On Friday May 14, Leah Sharibu turned 18 years old. This will be her fourth birthday in captivity. Leah Sharibu is the girl who defied one of the most well-known terrorist groups, Boko Haram. She is the only student from the Dapchi school kidnapping in 2018 not to be released. The reason – she refused to deny Jesus.
Though politicians have promised to secure Leah’s release, she is still in captivity. Rebecca, Leah’s mum was recently asked if she hope to see Leah again. She responded: “Yes, by the grace of God. I have not lost hope because God is in control and people are praying. I have the hope that one day, I will see my daughter again.”
There are rumours that Leah has recently given birth to a second child. We don’t know if this is true, but the rumours highlight the vulnerability of women who are taken by extremist groups. An Open Doors spokesperson said:
“The children born into Boko Haram from women in captivity are themselves victims and their growing number only adds to the urgency to rescue the thousands of girls, women and children imprisoned by Boko Haram.” Often, those who are taken are forced into marriages with their attackers – if the women are ever released, the complexity of their situation often means the communities which they came from can reject them. These situations simply show just how much gender plays a role in the kind of persecution Christian women and girls can face.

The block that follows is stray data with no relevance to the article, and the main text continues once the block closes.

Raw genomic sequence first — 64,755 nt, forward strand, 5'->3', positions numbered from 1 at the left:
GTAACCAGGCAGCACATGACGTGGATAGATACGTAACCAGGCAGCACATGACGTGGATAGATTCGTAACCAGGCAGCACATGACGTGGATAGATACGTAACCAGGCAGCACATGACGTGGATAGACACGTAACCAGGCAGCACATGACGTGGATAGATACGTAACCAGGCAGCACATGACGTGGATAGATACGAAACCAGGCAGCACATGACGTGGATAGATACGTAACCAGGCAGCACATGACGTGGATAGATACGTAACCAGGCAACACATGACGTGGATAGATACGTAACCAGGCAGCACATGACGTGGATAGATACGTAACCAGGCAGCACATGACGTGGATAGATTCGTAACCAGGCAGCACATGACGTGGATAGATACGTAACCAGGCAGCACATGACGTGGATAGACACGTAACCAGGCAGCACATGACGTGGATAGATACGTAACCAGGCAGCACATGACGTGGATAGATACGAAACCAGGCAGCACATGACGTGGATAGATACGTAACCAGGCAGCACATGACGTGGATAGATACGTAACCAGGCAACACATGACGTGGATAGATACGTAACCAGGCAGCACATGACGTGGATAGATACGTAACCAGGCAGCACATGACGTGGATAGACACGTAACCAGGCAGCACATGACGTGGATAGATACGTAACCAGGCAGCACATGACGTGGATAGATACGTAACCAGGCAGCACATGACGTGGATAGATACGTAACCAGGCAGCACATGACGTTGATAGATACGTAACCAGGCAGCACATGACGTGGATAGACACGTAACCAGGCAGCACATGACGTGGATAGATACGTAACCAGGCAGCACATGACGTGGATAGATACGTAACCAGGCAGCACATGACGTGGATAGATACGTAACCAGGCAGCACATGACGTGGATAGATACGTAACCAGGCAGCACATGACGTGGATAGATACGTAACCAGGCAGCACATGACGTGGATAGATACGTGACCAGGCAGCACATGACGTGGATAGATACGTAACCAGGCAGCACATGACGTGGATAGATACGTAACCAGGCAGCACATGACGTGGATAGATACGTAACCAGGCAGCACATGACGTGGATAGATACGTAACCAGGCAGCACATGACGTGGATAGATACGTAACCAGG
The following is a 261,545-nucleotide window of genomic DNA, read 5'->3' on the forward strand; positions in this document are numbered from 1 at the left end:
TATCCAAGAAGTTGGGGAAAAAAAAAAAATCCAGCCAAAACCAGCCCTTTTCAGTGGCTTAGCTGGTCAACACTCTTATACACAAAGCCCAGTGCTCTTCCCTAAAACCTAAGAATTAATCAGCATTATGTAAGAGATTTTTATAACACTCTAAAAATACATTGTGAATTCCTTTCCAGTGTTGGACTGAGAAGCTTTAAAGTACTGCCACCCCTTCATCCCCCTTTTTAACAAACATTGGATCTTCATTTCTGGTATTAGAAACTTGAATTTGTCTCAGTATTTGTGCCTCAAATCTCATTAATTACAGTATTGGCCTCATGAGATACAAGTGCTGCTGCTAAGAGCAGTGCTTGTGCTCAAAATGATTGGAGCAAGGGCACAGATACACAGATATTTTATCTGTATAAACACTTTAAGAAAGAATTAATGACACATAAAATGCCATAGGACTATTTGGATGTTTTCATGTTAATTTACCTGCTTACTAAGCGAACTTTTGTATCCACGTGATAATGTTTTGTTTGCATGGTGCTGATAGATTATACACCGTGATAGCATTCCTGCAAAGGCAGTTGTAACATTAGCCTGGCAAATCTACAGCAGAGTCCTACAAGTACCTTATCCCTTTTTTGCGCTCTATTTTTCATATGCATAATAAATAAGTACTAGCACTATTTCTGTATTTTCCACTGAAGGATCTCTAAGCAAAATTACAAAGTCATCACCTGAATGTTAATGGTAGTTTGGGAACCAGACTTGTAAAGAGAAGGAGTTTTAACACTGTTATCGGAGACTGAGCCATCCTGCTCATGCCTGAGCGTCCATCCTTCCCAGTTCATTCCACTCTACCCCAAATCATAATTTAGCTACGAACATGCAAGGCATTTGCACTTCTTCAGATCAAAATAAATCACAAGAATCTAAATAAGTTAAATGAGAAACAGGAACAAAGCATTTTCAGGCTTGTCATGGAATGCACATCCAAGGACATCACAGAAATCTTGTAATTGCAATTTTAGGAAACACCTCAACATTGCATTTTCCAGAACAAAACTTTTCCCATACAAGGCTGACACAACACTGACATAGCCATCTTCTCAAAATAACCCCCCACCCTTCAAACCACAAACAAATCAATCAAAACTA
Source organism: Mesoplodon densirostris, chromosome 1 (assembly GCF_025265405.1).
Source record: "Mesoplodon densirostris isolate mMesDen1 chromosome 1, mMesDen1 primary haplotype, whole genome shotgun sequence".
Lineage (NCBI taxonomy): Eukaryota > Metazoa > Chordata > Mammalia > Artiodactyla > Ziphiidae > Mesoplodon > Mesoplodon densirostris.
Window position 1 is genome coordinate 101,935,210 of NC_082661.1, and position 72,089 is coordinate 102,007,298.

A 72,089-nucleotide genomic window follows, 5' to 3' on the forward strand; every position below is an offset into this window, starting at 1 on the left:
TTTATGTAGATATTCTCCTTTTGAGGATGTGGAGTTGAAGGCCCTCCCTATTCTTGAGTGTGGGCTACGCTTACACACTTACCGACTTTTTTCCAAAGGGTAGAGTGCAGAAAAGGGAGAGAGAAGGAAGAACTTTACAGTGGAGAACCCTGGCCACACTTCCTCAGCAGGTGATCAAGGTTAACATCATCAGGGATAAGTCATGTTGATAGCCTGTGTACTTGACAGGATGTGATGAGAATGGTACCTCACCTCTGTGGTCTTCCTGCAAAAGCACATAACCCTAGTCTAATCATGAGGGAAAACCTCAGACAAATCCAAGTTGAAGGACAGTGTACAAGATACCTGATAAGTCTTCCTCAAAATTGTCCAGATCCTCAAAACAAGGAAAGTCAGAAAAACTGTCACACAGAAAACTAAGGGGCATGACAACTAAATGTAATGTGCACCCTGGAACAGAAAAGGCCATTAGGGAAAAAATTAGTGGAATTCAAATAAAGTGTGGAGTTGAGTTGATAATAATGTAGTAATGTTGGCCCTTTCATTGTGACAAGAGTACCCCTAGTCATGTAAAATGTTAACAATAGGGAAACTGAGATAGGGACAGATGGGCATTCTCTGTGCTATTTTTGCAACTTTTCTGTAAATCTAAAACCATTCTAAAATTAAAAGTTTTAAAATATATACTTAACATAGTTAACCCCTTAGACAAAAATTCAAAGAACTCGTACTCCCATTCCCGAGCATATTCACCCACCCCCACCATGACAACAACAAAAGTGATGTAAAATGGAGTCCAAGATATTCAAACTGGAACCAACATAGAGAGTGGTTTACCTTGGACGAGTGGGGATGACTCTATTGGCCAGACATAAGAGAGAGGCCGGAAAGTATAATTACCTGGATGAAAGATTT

While Leah Sharibu and the Chibok kidnapping are Nigeria’s most famous, there are many other victims of kidnapping by Book Haram. Nigeria has one of the world’s highest rates of kidnap-for-ransom cases, explains Quarts Africa. In their effort to establish a caliphate in the Lake Chad Basin and beyond, Boko Haram has snatched thousands of girls, women, boys and men from their homes across northeastern Nigeria, northern Cameroon and southern areas of Niger and Chad.
On Leah’s 18th birthday, Open Doors continues to call on the international community to urge the Nigerian President to continue efforts to liberate Leah and all the hostages held by Boko Haram, and to create a position within the Government for the sole purpose of maintaining an active family liaison and an open and accessible channel of communication with the traumatised parents of the hostages.
We support people who are beaten, tortured,
imprisoned, falsely accused, and hated simply for following Jesus.